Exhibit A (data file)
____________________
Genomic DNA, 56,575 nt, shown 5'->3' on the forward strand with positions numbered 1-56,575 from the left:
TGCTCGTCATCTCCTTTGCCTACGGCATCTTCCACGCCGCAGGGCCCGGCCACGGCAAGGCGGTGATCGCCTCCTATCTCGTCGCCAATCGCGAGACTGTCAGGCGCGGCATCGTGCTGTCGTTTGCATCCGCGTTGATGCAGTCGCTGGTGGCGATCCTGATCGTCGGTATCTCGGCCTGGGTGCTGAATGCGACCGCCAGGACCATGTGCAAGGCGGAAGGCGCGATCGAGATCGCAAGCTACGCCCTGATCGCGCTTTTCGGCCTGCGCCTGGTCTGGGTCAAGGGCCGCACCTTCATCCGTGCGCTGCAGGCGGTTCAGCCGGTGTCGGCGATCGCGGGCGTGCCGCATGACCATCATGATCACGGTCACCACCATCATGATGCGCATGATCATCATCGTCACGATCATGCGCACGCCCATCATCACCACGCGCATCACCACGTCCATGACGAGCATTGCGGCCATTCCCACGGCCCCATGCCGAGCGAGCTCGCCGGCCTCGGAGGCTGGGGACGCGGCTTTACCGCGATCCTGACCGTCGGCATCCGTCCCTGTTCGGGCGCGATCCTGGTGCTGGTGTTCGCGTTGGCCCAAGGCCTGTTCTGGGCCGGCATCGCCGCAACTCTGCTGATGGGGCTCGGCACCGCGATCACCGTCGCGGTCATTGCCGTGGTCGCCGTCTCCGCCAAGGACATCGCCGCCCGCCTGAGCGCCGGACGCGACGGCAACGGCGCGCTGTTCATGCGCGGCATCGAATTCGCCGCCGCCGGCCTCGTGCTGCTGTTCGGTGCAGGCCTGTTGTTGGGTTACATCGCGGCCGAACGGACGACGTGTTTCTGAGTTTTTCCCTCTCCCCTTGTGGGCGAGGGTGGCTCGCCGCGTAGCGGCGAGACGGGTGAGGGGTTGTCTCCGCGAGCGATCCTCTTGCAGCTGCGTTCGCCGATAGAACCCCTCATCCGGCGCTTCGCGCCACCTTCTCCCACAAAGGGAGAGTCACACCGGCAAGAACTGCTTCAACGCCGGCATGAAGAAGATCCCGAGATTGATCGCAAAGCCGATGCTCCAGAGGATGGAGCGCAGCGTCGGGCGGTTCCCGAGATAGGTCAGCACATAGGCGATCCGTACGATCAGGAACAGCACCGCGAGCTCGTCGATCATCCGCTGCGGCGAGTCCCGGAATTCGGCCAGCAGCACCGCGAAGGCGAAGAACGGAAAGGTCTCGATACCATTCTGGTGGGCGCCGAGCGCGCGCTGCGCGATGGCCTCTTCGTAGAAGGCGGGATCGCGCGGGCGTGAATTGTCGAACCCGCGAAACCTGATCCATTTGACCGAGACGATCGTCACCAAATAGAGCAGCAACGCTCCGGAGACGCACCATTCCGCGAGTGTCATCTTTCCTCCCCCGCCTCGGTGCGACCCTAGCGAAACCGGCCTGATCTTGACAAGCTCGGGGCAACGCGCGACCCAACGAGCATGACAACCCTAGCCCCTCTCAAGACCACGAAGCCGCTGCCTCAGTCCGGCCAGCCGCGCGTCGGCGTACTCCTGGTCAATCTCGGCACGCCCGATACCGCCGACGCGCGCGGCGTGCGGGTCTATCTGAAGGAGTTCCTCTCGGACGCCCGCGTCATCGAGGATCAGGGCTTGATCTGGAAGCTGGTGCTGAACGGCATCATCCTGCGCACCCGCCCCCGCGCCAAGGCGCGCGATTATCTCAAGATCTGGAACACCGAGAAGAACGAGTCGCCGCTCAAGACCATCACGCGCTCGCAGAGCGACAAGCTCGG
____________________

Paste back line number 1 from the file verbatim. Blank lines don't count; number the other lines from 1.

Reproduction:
Genomic DNA, 56,575 nt, shown 5'->3' on the forward strand with positions numbered 1-56,575 from the left: